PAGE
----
From Academic Kids

Rakugo (落語 literally "fallen words") is a Japanese entertainment form based on comical monologues. It was originally known as karukuchi (jokes). The oldest appearance of the kanji which can be read as rakugo and refer to this form of show date back to 1787 (but at the time were normally read as otoshibanashi - fallen discourses).

In the middle of the Meiji period (1867-1912) the expression rakugo first started being used, but it came into common usage only in the Shōwa period (1926-89).



The presence of an audience is essential to rakugo. The stand-up artist is in the middle of the audience, and his purpose is to stimulate the general hilarity with sharp speaking and body gestures, creating a relationship with the audience which is at the core of the show itself. The monologue always ends with a cunning narrative stunt known as ochi (fall) or sage (lowering), consisting in a sudden interruption of the wordplay flow. Twelve kinds of ochi are codified and recognized, with more complex variations having evolved through time from the more basic forms.

From the earlier artistic speech have followed other styles, including the shibaibanashi (theatre discourses), the ongyokubanashi (musical discourses), the kaidanbanashi (ghost discourses), the ninj˘banashi (sentimental discourses) and many others, in which speech pattern and gestuality are aimed at a specific situation. In many of these forms the ochi, which is absolutely necessary in the original rakugo, is absent.


The origin of this art form can be traced back in time to the story collection Ujishűi monogatari (1213-1218). Gradually the form turned from humorous narrative into monologue, probably upon therequest of the daimyo, feudal lords, seeking people skilled enough to entertain them with various kinds of storytelling, including comic routines. In the earlier phases of development of the art, it is almost certain that only the upper classes were able to enjoy the show. During the Edo era (1603-1867), thanks to the emergence of the merchant class of the Chonin, the rakugo spread among the lower classes. Many circles and associations of estimators arose, and collections of texts were printed. During the 17th century the actors were known as hanashika (lit. ôstorytellerö), corresponding to the modern term, rakugoka (lit. ôperson of the falling wordö).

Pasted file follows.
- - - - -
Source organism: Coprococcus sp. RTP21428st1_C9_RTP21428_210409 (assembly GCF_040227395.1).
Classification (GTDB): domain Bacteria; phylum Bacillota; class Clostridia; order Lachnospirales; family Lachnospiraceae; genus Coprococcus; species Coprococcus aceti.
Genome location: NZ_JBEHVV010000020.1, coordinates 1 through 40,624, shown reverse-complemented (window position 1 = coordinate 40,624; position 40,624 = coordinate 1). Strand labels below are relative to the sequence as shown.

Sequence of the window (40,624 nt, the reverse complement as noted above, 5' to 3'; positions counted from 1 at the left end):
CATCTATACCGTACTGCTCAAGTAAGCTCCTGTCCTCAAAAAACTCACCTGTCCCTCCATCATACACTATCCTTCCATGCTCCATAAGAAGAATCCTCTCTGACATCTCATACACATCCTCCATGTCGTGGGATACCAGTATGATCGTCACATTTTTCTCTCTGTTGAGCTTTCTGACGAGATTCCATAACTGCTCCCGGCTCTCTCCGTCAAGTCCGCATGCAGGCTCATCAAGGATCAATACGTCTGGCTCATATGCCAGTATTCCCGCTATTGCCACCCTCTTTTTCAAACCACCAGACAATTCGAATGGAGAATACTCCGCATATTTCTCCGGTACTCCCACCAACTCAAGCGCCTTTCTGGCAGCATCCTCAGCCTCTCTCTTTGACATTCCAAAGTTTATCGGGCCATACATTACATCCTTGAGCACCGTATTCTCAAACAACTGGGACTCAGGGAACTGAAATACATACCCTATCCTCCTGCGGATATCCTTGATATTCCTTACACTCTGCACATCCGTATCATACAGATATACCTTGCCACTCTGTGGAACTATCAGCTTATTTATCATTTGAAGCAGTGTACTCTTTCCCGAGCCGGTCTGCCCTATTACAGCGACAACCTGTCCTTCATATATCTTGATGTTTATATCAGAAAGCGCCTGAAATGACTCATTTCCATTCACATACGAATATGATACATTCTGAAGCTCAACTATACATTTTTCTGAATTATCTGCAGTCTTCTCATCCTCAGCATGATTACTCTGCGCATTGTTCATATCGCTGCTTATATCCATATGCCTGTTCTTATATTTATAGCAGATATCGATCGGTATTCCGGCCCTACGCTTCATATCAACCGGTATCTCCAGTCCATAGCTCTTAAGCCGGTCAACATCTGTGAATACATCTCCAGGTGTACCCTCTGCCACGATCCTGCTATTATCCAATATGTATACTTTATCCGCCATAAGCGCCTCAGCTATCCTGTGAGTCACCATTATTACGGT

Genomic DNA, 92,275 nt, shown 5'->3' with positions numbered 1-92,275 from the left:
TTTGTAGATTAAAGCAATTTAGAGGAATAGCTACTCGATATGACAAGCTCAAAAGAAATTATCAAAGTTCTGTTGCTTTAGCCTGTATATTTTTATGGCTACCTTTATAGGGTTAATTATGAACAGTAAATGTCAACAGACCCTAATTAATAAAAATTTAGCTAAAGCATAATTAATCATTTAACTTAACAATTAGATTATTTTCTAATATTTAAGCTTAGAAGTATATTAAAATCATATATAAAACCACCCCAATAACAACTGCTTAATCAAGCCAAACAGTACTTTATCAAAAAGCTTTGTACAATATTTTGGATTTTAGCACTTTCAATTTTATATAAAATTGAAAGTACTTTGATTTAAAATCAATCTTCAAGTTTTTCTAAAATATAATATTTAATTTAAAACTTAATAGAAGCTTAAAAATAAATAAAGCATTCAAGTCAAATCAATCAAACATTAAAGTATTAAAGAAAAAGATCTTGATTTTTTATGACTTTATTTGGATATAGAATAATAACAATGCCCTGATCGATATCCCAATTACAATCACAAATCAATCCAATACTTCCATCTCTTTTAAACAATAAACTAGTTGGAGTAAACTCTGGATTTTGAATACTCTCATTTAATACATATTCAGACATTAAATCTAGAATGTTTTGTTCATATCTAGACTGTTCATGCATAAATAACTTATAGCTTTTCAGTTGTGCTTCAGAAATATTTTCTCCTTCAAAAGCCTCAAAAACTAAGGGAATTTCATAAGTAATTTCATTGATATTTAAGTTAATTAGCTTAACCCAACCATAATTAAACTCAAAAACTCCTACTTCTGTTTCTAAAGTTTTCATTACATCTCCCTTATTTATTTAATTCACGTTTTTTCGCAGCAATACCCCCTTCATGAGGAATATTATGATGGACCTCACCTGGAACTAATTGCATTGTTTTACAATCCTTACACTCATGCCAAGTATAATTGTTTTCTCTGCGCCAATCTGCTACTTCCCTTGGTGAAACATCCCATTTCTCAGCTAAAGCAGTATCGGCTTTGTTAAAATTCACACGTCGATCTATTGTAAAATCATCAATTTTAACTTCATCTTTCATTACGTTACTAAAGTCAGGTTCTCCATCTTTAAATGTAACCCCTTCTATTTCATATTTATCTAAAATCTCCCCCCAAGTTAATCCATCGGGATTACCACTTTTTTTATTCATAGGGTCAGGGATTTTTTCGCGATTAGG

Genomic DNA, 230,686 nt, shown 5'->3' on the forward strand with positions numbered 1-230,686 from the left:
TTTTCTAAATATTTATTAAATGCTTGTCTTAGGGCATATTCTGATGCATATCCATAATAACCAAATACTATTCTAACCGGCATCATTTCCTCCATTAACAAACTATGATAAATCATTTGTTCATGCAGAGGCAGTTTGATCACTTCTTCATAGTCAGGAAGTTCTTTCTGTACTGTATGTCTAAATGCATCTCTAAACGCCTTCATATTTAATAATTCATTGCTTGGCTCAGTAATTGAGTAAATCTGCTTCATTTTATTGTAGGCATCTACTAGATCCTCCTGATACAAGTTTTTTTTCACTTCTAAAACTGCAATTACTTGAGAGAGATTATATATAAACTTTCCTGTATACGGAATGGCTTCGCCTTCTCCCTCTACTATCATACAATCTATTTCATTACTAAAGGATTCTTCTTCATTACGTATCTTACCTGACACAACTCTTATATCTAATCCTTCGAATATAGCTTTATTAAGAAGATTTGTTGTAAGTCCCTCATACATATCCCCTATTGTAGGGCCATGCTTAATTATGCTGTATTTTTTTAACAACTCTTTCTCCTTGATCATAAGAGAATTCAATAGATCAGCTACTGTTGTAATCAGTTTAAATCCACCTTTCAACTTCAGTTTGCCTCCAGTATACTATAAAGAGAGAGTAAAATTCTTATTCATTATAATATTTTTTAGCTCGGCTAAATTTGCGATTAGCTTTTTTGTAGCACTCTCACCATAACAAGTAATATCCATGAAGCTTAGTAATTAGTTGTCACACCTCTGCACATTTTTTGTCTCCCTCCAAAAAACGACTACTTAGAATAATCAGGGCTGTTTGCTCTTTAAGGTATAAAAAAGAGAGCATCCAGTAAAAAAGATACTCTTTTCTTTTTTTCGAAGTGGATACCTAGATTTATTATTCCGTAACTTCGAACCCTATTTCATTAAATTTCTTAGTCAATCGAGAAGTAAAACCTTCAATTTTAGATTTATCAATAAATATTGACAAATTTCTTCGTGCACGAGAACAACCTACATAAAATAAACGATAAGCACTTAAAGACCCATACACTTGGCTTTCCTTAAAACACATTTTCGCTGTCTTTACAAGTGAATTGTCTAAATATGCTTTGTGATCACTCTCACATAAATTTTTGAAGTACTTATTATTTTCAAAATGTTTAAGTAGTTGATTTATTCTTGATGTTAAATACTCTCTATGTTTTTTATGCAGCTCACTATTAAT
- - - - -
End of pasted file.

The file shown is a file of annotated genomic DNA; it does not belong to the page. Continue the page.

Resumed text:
Before the advent of modern rakugo there were the kobanashi (small stories), short comical vignettes ending with an ochi, popular between the 17th and the 19th century, told and enacted in small public venues, or in the streets, and printed and sold as pamphlets. The origin of kobanashi is to be found in the Kin˘ wa ky˘ no monogatari (Yesterday stories told today, circa 1620), the work of an unknown author collecting about 230 humorous stories jokingly describing the common people.

Important Contributors

Many artists contributed to the development of rakugo. Some were simply performers, but many also composed original works, even if in more recent times performance and writing have been assigned to two separate persons. Among the more famous rokugoka of the Tokugawa era, we can remember Anrakuan Sakuden (1554-1642), monk, poet and tea ceremony expert, author of the Seisuish˘ (Laughter to chase away sleep, 1628), collecting more than 1000 comical stories.

In Edo (today's Tokyo) there lived Shikano Buzaemon (1649-99) who wrote the Shikano Buzaemon kudenbanashi (Oral instruction discourses of Shikano Buzaemon) and the Shika no makifude (The deer's brush, 1686), a work containing 39 stories, eleven of which are about the kabuki milieu.

Tatekawa Enba (1743-1822) was author of the Rakugo rokugi (The six meanings of rakugo).

Ky˘to was the home of Tsuyu no Gorobei (1643-1703), whose works are included in the Karakuchi tsuyu ga hanashi (One-liners: morning dew stories, date of composition unknown), containing many word games, episodes from the lives of famous literary authors and plays on the different dialects from the Kanto, Osaka and Kyoto.

Of a similar structure, but containing more characters, is the Karakuchi gozen otoko (One liners: an important storyteller, date of publication unknown) in which are collected the stories of Yonezawa Hikohachi, who lived in ďsaka towards the end of the 17th century.

An example from Yonezawa Hikohachithe's collection:

A man faints in a bathing tub. In the great confusion following a doctor arrives who takes his pulse and calmly says: "Pull the plug and let the water out." Once the water has flown completely out of the tub he says: "Fine. Now put a lid on it and carry the guy to the cemetery."

The joke becomes clearer when one remembers that a Japanese traditional bathing tub is shaped like a coffin.


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